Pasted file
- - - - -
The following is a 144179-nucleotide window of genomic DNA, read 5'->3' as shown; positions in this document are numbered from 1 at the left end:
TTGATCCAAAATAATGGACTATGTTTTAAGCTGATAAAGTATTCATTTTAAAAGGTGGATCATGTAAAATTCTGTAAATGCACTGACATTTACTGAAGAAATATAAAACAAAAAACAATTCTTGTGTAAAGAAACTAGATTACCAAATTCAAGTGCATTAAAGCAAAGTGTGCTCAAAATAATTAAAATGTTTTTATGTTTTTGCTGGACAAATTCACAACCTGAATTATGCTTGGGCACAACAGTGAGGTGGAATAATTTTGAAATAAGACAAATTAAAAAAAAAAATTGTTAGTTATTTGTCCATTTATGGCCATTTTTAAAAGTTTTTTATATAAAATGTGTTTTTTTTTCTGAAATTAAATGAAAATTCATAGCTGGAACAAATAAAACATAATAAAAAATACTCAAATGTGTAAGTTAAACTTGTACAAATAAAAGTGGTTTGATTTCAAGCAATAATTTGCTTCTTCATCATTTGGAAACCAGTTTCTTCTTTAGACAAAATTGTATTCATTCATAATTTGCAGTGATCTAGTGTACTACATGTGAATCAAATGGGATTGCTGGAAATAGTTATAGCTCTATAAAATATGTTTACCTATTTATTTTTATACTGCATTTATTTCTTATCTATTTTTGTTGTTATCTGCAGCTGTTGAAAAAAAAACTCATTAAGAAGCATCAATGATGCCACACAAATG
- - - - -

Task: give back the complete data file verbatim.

The following is a 144179-nucleotide window of genomic DNA, read 5'->3' as shown; positions in this document are numbered from 1 at the left end:
TTGATCCAAAATAATGGACTATGTTTTAAGCTGATAAAGTATTCATTTTAAAAGGTGGATCATGTAAAATTCTGTAAATGCACTGACATTTACTGAAGAAATATAAAACAAAAAACAATTCTTGTGTAAAGAAACTAGATTACCAAATTCAAGTGCATTAAAGCAAAGTGTGCTCAAAATAATTAAAATGTTTTTATGTTTTTGCTGGACAAATTCACAACCTGAATTATGCTTGGGCACAACAGTGAGGTGGAATAATTTTGAAATAAGACAAATTAAAAAAAAAAATTGTTAGTTATTTGTCCATTTATGGCCATTTTTAAAAGTTTTTTATATAAAATGTGTTTTTTTTTCTGAAATTAAATGAAAATTCATAGCTGGAACAAATAAAACATAATAAAAAATACTCAAATGTGTAAGTTAAACTTGTACAAATAAAAGTGGTTTGATTTCAAGCAATAATTTGCTTCTTCATCATTTGGAAACCAGTTTCTTCTTTAGACAAAATTGTATTCATTCATAATTTGCAGTGATCTAGTGTACTACATGTGAATCAAATGGGATTGCTGGAAATAGTTATAGCTCTATAAAATATGTTTACCTATTTATTTTTATACTGCATTTATTTCTTATCTATTTTTGTTGTTATCTGCAGCTGTTGAAAAAAAAACTCATTAAGAAGCATCAATGATGCCACACAAATG